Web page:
If all of that has not put you off, then do follow up with your state government to get started toward your falconry permit.
Good luck and good hunting,
I still don’t know why we in this country tolerated the appointment of someone who in any way condoned, much less worked hard to justify, torture. That he would be forced from office for practicing politics instead underscores the fact that in the war on terror, we lost: we took up the means of terror and joined the moral cesspool of those we originally spoke of opposing. Whether Iraq emerges as a stable secular state or not is not part of the victory conditions for that war; when we took up a moral imperative as our justification we entered what should be seen as a court of equity, and it is how we conducted ourselves that makes the difference on whether we can claim victory or not. Even if the terrorists were somehow able to eradicate the entire USA, had we but maintained our commitment to our principles of justice, that would have been victory on the moral battlefield we selected. Instead, we have cheapened ourselves by choosing morally repugnant means of acting in this “war”, at every turn we chose cheapness and expediency as our guiding principles, discounting human dignity and justice. I include myself in this; I spoke up here about torture before, but did little else. I contributed to our failure by not doing more to impress upon my elected representatives just how strongly I felt about this topic. Complacency is complicity here, folks. Gitmo is my fault, and Abu Ghraib, and all the lives disrupted because we don’t bother to presume innocence anymore, because I knew that our leadership was going down the wrong path and I didn’t do more to stop it.<= get_option(\'vc_tag\') ?>> = get_option(\'vc_text_before\') ?> 4570 = get_option(\'vc_human_count_text_many\') ?> = get_option(\'vc_preposition\') ?> 1614 = get_option(\'vc_human_viewers_text_many\') ?> = get_option(\'vc_tag\') ?>>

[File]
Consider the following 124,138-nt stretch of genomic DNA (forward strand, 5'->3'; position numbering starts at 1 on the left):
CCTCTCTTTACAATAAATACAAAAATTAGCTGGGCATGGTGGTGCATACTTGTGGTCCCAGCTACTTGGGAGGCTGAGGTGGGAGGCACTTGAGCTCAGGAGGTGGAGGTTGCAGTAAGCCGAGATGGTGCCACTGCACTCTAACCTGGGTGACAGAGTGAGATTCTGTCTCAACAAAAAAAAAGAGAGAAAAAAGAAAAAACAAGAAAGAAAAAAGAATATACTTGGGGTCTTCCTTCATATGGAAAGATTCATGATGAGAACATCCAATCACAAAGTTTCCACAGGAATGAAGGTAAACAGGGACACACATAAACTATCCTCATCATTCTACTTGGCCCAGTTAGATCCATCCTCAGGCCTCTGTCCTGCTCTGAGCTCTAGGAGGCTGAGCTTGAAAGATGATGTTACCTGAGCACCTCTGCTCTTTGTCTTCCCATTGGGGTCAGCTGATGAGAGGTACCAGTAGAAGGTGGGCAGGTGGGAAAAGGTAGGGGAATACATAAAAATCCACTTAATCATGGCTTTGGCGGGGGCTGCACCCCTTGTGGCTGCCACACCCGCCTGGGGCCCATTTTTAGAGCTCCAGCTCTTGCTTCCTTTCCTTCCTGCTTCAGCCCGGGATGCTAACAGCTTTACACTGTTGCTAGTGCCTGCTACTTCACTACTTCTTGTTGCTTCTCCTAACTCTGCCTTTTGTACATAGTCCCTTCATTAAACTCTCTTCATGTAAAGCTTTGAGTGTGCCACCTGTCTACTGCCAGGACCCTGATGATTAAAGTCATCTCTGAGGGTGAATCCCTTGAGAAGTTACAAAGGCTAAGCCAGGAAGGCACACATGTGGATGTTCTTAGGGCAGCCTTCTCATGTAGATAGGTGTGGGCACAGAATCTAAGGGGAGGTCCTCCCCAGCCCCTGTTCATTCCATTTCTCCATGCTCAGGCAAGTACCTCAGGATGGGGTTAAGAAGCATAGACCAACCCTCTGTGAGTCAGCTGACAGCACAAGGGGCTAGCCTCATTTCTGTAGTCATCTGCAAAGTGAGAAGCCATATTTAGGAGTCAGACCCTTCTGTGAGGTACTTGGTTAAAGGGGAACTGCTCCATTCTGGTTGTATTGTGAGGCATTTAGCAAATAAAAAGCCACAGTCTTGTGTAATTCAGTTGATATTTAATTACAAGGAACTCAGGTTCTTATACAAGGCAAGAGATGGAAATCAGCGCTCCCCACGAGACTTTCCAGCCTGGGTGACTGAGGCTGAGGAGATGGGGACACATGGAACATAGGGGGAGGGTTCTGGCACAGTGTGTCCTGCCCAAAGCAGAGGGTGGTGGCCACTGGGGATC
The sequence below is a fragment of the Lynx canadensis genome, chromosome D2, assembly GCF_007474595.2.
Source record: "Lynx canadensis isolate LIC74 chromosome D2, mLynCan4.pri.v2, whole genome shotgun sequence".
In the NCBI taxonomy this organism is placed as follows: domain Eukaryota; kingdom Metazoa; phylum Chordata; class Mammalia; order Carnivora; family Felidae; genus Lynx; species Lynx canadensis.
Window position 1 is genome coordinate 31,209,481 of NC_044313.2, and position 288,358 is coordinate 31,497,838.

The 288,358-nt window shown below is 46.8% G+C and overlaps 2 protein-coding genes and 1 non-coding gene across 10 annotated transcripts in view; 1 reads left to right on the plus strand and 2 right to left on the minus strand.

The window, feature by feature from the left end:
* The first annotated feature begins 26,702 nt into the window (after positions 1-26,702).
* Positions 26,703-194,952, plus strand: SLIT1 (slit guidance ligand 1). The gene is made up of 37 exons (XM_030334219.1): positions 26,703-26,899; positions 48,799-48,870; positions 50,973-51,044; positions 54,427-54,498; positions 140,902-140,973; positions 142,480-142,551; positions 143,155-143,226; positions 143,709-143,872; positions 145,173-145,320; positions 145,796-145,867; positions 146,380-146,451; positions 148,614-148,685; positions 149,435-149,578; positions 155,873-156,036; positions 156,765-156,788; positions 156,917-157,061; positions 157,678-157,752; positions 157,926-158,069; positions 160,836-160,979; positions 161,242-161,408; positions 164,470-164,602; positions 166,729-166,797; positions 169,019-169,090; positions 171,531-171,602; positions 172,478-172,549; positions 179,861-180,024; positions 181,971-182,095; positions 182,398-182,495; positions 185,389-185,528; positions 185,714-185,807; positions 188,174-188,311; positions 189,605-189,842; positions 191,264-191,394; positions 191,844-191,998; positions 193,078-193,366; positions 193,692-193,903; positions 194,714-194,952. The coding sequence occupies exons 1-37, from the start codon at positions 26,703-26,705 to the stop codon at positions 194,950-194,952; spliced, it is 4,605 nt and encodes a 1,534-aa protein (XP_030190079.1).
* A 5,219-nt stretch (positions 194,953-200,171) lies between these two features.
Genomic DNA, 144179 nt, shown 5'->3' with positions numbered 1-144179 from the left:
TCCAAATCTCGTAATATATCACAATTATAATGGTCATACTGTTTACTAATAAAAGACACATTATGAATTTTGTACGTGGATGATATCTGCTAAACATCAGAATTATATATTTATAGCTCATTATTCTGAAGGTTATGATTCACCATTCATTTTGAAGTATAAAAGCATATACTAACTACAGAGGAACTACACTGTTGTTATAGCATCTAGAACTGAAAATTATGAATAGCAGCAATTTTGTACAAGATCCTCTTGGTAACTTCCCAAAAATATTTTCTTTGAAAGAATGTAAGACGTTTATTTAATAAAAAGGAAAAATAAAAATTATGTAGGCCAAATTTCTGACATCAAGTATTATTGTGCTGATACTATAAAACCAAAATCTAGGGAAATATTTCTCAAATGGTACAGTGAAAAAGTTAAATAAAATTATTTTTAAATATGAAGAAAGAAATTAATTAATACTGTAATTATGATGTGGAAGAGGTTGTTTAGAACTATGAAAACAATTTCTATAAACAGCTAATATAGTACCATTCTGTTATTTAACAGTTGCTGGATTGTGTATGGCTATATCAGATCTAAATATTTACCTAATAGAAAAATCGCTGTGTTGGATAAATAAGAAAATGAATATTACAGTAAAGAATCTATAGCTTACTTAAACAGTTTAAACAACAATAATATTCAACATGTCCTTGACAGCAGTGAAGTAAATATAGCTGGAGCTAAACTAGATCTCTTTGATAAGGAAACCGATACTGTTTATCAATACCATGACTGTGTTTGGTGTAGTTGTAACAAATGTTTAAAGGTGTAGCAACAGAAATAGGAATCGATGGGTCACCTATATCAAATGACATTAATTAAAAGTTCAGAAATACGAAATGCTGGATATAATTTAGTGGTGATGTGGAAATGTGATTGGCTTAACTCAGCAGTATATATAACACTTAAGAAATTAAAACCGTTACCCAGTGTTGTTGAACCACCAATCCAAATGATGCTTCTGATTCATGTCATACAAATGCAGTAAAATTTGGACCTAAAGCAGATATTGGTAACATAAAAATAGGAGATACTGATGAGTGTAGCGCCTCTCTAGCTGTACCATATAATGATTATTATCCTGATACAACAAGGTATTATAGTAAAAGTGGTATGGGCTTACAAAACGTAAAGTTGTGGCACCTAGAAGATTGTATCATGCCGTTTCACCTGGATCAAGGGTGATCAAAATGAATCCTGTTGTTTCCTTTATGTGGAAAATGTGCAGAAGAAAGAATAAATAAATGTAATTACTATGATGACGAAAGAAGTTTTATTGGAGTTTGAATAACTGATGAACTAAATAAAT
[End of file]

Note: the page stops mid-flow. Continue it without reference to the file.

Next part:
The Discovery Institute’s big guns, John West and Bruce Chapman, had an opinion piece published in the Dallas Morning News,
“Are the Darwinists afraid to debate us?” They were complaining about Southern Methodist University faculty who objected to SMU providing facilities for a DI dog-and-pony show promoting “intelligent design” there. The DI’s approach to this was simple: turn it into a media opportunity by inviting one or a few SMU faculty to “debate” ID at the dog-and-pony show. The SMU faculty were, needless to say, less than enthusiastic about doing any such thing. Enter West and Chapman cashing in on the media attention by hyping the “Darwinists are afraid to debate us” angle.
Saw your talk Tuesday night. You were great. I was the lady with the NCSE Reports. Iâ€™ve taught HS biology (with evolution) for nearly 28 years. I hate to be â€œsuperior soundingâ€ but was that the best ID can do? With his credentials I would have thought he would have been able to do more than cry about how poor ID gets excluded all the time. I was really disappointed. With as much money as they spend on publication one would think they could spare a little for research. After all one good evidential experiment would be enough to get private donors to fund even more. But come to think of it Micheal Behe was once asked if he had the money to fund research what would he do and he said he would fund other peopleâ€™s research. Makes me wonder if the reason he said that was because he didnâ€™t have a clue how to intelligently design an experiment to demonstrate intelligent design. Hard to do when you canâ€™t even prove the â€œdesignerâ€ exists. Glad there are people out there doing what you do. Thanks. MH